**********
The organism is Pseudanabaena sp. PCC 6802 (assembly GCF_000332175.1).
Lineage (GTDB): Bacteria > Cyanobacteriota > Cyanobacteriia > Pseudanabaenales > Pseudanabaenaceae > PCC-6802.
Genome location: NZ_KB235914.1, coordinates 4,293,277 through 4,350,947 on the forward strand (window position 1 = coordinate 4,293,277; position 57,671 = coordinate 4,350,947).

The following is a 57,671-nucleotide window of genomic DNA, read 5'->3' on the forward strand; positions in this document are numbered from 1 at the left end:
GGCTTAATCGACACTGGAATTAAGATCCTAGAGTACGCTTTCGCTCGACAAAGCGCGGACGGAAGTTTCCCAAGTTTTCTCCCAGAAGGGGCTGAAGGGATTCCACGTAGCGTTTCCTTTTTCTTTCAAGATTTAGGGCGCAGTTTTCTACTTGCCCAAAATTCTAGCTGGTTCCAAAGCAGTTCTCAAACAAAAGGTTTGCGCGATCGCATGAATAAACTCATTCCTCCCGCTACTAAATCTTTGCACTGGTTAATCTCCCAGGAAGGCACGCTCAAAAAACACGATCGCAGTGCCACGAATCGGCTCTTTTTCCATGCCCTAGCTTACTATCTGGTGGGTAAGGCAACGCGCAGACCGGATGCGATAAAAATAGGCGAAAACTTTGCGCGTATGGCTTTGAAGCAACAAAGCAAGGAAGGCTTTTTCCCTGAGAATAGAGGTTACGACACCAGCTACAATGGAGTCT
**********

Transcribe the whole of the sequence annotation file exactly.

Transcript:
The organism is Pseudanabaena sp. PCC 6802 (assembly GCF_000332175.1).
Lineage (GTDB): Bacteria > Cyanobacteriota > Cyanobacteriia > Pseudanabaenales > Pseudanabaenaceae > PCC-6802.
Genome location: NZ_KB235914.1, coordinates 4,293,277 through 4,350,947 on the forward strand (window position 1 = coordinate 4,293,277; position 57,671 = coordinate 4,350,947).

The following is a 57,671-nucleotide window of genomic DNA, read 5'->3' on the forward strand; positions in this document are numbered from 1 at the left end:
GGCTTAATCGACACTGGAATTAAGATCCTAGAGTACGCTTTCGCTCGACAAAGCGCGGACGGAAGTTTCCCAAGTTTTCTCCCAGAAGGGGCTGAAGGGATTCCACGTAGCGTTTCCTTTTTCTTTCAAGATTTAGGGCGCAGTTTTCTACTTGCCCAAAATTCTAGCTGGTTCCAAAGCAGTTCTCAAACAAAAGGTTTGCGCGATCGCATGAATAAACTCATTCCTCCCGCTACTAAATCTTTGCACTGGTTAATCTCCCAGGAAGGCACGCTCAAAAAACACGATCGCAGTGCCACGAATCGGCTCTTTTTCCATGCCCTAGCTTACTATCTGGTGGGTAAGGCAACGCGCAGACCGGATGCGATAAAAATAGGCGAAAACTTTGCGCGTATGGCTTTGAAGCAACAAAGCAAGGAAGGCTTTTTCCCTGAGAATAGAGGTTACGACACCAGCTACAATGGAGTCT